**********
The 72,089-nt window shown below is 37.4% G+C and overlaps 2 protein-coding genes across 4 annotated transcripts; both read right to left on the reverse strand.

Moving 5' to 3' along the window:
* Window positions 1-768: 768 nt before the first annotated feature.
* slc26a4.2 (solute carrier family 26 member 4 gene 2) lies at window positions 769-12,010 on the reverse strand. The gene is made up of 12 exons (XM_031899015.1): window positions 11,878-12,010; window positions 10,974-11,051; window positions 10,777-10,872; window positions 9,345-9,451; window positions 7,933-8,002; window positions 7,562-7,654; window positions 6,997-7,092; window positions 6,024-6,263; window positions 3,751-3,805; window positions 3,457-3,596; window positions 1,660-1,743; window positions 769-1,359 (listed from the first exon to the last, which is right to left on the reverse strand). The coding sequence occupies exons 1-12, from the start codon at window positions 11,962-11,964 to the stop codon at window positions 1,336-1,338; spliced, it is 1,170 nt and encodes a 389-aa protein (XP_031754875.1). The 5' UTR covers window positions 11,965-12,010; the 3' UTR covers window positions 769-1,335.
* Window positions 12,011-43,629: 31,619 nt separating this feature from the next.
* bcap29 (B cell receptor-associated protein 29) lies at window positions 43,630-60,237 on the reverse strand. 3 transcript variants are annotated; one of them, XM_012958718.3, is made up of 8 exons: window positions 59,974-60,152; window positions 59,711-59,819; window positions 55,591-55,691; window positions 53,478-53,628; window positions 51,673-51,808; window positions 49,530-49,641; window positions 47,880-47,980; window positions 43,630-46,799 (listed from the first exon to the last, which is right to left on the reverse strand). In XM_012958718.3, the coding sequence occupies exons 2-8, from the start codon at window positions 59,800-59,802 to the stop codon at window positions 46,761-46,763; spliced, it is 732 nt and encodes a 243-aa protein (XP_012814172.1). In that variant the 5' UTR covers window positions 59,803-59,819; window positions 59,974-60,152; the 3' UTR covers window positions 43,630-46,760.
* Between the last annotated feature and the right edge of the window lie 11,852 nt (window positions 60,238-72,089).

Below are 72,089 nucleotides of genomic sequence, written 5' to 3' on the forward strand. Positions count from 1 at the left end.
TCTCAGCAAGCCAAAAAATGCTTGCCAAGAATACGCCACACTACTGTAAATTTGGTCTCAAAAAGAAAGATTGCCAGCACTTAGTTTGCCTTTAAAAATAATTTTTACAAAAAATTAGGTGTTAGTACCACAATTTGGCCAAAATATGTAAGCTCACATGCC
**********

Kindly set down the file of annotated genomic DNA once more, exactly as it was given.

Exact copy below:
The 72,089-nt window shown below is 37.4% G+C and overlaps 2 protein-coding genes across 4 annotated transcripts; both read right to left on the reverse strand.

Moving 5' to 3' along the window:
* Window positions 1-768: 768 nt before the first annotated feature.
* slc26a4.2 (solute carrier family 26 member 4 gene 2) lies at window positions 769-12,010 on the reverse strand. The gene is made up of 12 exons (XM_031899015.1): window positions 11,878-12,010; window positions 10,974-11,051; window positions 10,777-10,872; window positions 9,345-9,451; window positions 7,933-8,002; window positions 7,562-7,654; window positions 6,997-7,092; window positions 6,024-6,263; window positions 3,751-3,805; window positions 3,457-3,596; window positions 1,660-1,743; window positions 769-1,359 (listed from the first exon to the last, which is right to left on the reverse strand). The coding sequence occupies exons 1-12, from the start codon at window positions 11,962-11,964 to the stop codon at window positions 1,336-1,338; spliced, it is 1,170 nt and encodes a 389-aa protein (XP_031754875.1). The 5' UTR covers window positions 11,965-12,010; the 3' UTR covers window positions 769-1,335.
* Window positions 12,011-43,629: 31,619 nt separating this feature from the next.
* bcap29 (B cell receptor-associated protein 29) lies at window positions 43,630-60,237 on the reverse strand. 3 transcript variants are annotated; one of them, XM_012958718.3, is made up of 8 exons: window positions 59,974-60,152; window positions 59,711-59,819; window positions 55,591-55,691; window positions 53,478-53,628; window positions 51,673-51,808; window positions 49,530-49,641; window positions 47,880-47,980; window positions 43,630-46,799 (listed from the first exon to the last, which is right to left on the reverse strand). In XM_012958718.3, the coding sequence occupies exons 2-8, from the start codon at window positions 59,800-59,802 to the stop codon at window positions 46,761-46,763; spliced, it is 732 nt and encodes a 243-aa protein (XP_012814172.1). In that variant the 5' UTR covers window positions 59,803-59,819; window positions 59,974-60,152; the 3' UTR covers window positions 43,630-46,760.
* Between the last annotated feature and the right edge of the window lie 11,852 nt (window positions 60,238-72,089).

Below are 72,089 nucleotides of genomic sequence, written 5' to 3' on the forward strand. Positions count from 1 at the left end.
TCTCAGCAAGCCAAAAAATGCTTGCCAAGAATACGCCACACTACTGTAAATTTGGTCTCAAAAAGAAAGATTGCCAGCACTTAGTTTGCCTTTAAAAATAATTTTTACAAAAAATTAGGTGTTAGTACCACAATTTGGCCAAAATATGTAAGCTCACATGCC